But there’s a government that has the seigniorage capabilities and the one that actually gets the benefits of being the currency issuer. We are trying to imagine the currency issuance process and make it an agreement between businesses and consumers so they can capture the benefits that come from being able to have their own currency.
Munair Simpson: Who is your chief economist?
Alex Wearn: I am the one doing the most of the research in economic thinking here. But we have also been in touch with thought leaders in this space who reimagined what the world would look like if you brought back the notion of private banking.
It’s not a crazy thought. Only a little over a hundred years ago, most of the banks were private, in the sense that private entities were responsible for issuing their own money, and the soundness of that money was a function of how well those private entities did in managing the risk of their assets, “How risky were their loans?”
And now we’ve got this perverse system where you have a central bank that is in their best interest to guarantee the survival of the large financial players within that ecosystem. But in doing so, you’ve now taken some of the risk from the financial companies and offloaded it onto taxpayers.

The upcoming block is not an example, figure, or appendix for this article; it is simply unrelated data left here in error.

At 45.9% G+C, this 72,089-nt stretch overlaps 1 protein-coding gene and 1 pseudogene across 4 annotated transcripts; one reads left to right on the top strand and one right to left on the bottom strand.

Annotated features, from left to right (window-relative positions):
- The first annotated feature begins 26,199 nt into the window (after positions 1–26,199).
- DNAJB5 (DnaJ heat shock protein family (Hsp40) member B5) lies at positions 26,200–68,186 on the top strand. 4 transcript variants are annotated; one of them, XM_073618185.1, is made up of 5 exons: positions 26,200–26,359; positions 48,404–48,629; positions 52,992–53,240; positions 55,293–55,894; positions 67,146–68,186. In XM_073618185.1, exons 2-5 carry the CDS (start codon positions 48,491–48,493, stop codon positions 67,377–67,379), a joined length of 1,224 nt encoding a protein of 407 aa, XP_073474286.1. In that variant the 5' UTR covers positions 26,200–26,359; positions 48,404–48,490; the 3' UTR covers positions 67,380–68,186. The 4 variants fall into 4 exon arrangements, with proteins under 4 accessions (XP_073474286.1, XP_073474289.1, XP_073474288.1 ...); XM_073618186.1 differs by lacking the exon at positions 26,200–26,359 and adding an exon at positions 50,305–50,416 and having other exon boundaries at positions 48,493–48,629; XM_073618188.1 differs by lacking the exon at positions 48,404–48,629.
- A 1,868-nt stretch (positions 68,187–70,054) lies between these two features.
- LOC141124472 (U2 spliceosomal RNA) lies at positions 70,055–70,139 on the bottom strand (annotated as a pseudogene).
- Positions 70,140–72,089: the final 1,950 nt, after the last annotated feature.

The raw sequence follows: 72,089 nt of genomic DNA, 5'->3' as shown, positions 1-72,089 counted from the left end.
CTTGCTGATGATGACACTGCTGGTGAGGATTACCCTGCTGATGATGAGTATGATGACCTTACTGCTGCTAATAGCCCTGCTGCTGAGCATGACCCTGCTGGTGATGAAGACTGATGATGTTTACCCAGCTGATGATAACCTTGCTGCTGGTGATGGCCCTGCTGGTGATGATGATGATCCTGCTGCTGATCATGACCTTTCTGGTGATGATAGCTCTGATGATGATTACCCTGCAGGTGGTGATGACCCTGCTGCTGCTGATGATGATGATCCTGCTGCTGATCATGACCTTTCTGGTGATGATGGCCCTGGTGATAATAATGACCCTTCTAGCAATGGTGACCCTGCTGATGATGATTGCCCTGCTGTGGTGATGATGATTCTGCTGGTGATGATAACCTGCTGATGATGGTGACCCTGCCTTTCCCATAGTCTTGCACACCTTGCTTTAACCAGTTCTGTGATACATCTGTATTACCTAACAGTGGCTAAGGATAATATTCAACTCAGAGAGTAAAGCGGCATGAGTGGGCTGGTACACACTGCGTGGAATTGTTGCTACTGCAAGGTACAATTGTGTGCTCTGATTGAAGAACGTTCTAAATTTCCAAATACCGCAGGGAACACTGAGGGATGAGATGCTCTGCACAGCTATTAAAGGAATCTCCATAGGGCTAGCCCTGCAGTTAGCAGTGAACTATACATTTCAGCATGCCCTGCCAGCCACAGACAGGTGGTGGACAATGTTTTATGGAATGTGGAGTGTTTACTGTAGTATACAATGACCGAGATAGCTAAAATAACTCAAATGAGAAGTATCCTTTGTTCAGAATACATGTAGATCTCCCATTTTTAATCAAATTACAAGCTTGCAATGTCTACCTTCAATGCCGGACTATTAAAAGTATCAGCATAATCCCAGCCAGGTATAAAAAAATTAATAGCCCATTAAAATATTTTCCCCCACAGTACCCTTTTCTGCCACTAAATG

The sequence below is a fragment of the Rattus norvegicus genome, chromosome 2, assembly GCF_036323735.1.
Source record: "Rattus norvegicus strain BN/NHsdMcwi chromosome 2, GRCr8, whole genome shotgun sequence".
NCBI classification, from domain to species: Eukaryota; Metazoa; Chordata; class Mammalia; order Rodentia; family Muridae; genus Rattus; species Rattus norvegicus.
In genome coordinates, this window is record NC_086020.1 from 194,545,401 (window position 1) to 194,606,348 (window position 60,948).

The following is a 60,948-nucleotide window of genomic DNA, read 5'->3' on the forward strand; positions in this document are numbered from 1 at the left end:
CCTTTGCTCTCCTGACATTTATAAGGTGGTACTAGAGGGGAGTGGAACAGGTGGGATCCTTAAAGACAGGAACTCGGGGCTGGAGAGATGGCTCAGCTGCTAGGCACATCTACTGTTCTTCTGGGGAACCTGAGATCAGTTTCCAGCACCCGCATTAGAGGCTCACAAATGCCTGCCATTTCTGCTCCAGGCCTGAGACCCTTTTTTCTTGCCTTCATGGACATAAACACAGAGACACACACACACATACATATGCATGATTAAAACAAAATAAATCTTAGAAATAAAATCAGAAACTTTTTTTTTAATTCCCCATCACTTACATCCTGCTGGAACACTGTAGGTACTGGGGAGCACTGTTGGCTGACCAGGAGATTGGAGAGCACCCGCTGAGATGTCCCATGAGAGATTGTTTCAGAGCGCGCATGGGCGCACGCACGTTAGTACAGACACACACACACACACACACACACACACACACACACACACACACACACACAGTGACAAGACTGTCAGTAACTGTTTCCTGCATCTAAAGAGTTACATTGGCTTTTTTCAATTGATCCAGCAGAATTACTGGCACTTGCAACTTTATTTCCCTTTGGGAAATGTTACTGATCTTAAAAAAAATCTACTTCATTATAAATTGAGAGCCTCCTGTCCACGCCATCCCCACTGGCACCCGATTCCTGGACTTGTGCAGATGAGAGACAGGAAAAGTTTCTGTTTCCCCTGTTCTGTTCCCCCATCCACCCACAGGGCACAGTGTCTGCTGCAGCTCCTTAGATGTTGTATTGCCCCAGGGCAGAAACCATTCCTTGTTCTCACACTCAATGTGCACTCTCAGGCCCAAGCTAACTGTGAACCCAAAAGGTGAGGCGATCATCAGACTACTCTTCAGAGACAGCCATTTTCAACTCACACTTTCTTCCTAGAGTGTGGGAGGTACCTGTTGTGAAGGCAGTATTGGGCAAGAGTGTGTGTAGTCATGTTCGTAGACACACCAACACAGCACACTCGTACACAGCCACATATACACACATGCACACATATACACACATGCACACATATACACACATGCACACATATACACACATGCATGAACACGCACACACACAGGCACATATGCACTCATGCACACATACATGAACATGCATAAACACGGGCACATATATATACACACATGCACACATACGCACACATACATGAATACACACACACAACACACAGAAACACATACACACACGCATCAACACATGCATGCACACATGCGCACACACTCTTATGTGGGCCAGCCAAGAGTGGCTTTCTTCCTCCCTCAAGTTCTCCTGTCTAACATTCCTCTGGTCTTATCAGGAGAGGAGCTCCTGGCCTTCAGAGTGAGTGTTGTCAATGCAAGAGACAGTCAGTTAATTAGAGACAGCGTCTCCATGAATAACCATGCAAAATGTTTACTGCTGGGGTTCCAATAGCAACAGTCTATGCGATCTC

We are trying to think of how we can change the incentive structure so that it is more aligned, more transparent, and that everyone is able to be responsible for their own actions.
Munair Simpson: What are your marketing plans and initiatives, and what have you done in the past that’s been successful? What are the efforts you’ve made to make IDEX so successful?
Forrest Whaling: Right now, we are trying to create more of a social presence across Twitter and Reddit. We find that as an exchange, that’s likely the best way to reach the community. We’re announcing new token listings, getting people excited about new features that are coming up. We are going to be pressing on that.